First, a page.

URUMQI, March 26 -- New innovative policies in Xinjiang's two economic development zones will further strengthen the region's "bridgehead" position for China's opening up to Eurasian countries.
The development and reform commission of Xinjiang Uygur Autonomous Region on Tuesday introduced new policies to help with the development of special economic zones in Kashgar and Horgos, two border cities along China's northwestern frontier.
The policies cover areas of administration, finance, tax, land use, industry and attracting talented professionals.
Financing difficulties in infrastructure construction and a lack of investment have troubled Kashgar and Horgos since economic zones were set up in the areas in 2010. Newly approved measures will hopefully offer solutions to breaking the shackles of the system.
The document clarifies that the two management committees of the zones are allowed to exercise administrative powers and coordinate and guide departments in the economic zones.
Preferential financial and taxation policies are also being put forward by both regional and local governments. A subsidy of 50 million yuan (about 8 million U.S. dollars) will be allocated to the two zones separately each year for infrastructure construction.
In addition, funds will be set up to support industry, motivate talents, finance scientific research and encourage entrepreneurship. The introduction of equity incentives will look to attract scientists and management professionals.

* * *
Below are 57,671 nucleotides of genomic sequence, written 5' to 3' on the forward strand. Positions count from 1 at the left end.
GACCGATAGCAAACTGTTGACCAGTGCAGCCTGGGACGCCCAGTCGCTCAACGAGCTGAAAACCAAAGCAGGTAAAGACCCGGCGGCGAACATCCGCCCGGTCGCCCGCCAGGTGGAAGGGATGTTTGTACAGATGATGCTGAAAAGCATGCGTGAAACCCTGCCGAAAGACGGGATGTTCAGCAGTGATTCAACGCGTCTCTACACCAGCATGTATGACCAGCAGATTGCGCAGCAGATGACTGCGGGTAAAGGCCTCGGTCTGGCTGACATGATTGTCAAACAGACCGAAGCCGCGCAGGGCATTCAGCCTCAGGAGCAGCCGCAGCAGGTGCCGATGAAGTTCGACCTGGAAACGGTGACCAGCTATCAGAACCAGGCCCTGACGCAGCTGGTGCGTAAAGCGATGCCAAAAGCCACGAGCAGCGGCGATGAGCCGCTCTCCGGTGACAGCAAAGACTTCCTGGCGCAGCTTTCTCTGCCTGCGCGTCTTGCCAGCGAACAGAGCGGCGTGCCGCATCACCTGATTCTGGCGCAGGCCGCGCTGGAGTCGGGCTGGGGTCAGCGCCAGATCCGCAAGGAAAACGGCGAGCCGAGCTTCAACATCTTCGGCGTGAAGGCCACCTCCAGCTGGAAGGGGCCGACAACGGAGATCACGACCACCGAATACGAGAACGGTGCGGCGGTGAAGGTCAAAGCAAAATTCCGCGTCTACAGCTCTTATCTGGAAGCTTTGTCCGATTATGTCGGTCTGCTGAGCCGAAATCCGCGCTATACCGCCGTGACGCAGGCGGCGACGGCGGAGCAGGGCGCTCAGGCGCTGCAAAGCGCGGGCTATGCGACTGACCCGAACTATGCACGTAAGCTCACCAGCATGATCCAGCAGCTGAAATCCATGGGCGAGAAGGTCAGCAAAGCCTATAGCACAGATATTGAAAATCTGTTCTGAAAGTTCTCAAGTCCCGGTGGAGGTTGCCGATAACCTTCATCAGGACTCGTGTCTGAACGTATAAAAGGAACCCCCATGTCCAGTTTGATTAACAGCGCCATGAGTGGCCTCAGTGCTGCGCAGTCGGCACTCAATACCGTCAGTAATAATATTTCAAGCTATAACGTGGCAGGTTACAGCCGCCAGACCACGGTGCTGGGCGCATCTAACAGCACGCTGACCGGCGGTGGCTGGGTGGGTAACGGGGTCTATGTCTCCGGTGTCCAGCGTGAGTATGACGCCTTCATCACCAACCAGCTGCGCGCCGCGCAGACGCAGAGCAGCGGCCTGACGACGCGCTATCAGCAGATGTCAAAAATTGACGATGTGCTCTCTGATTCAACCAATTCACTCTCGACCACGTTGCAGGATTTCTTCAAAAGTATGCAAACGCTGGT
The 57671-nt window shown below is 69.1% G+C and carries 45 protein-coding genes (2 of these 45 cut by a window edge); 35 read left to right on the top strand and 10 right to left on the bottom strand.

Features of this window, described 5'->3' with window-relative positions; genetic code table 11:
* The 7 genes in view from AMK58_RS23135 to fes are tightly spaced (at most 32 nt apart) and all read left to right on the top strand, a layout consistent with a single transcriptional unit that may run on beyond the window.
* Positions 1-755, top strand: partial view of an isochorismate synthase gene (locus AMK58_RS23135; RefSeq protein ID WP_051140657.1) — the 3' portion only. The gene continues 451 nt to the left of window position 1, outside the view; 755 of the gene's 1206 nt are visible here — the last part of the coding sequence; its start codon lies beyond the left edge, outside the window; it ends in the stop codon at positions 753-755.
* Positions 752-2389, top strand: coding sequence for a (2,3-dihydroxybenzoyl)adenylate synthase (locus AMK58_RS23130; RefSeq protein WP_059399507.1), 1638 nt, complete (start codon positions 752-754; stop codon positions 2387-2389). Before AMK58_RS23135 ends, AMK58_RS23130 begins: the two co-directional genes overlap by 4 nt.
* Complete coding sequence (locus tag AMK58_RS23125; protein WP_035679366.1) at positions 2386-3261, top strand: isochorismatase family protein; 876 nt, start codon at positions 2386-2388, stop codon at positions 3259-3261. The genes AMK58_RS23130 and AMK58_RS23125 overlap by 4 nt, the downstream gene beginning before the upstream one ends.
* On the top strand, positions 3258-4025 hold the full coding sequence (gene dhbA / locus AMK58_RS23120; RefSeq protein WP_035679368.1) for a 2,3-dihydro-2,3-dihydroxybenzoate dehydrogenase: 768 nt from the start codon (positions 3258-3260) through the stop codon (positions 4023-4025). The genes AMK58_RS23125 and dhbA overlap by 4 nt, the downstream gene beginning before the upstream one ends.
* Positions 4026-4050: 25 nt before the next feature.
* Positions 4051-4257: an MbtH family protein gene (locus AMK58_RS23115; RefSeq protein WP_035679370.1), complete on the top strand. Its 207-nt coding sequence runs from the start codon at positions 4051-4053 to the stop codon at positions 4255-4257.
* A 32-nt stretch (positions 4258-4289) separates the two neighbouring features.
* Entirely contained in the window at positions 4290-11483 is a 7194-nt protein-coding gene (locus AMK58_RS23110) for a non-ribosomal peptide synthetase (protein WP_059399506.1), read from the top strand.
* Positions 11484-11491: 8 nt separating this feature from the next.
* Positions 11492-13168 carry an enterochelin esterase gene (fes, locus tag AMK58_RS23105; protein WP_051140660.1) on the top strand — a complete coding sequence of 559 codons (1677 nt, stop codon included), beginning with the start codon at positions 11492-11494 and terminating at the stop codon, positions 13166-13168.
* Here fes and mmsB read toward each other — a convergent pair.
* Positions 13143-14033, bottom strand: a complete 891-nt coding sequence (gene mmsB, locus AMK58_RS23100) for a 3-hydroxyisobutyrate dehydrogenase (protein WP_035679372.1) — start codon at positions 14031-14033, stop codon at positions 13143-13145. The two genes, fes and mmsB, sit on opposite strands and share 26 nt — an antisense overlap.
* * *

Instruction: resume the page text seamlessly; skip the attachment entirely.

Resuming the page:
Total local incomes during the ten years starting from 2012 to 2021 will be for the two management committees to use to support construction of the economic zones and industry development.
Also, a flexible commercial land leasing policy that reduces the cost of land for industrial use will be tested.
Han Linzhi, a research fellow at the Institute of Economic Research under the region's development and reform commission, said the idea of currency swap put forward by Tuesday's document would help to reduce funding costs, fix exchange rates and therefore increase the opportunities of trade and investment settled in yuan between China and neighboring countries.
Meanwhile, new policies related to attracting talents are a major part of the document. High-end apartments, financial incentives and more favorable policies will be implemented to help key institutions and companies attract talented and skilled personnel.
New regulations on entry and exit procedures will be streamlined, according to the document.
Bordering on five Central Asian countries including Tajikistan, Kyrgyzstan and India, Kashgar boasts five national ports that allow both Chinese and foreign personnel, commodity and vehicles to leave and enter China.
As China's westernmost end of the Euro-Asia continental bridge, Horgos with its open port that features integrated transportation of railway and highway faces densely populated areas and market centers in Central Asia.
"The regional government has set the goal to turn Xinjiang into an important platform for the allocation of resources and a regional capital market center in Central Asia, which means a lot to the development of the Silk Road economic belt," Han said.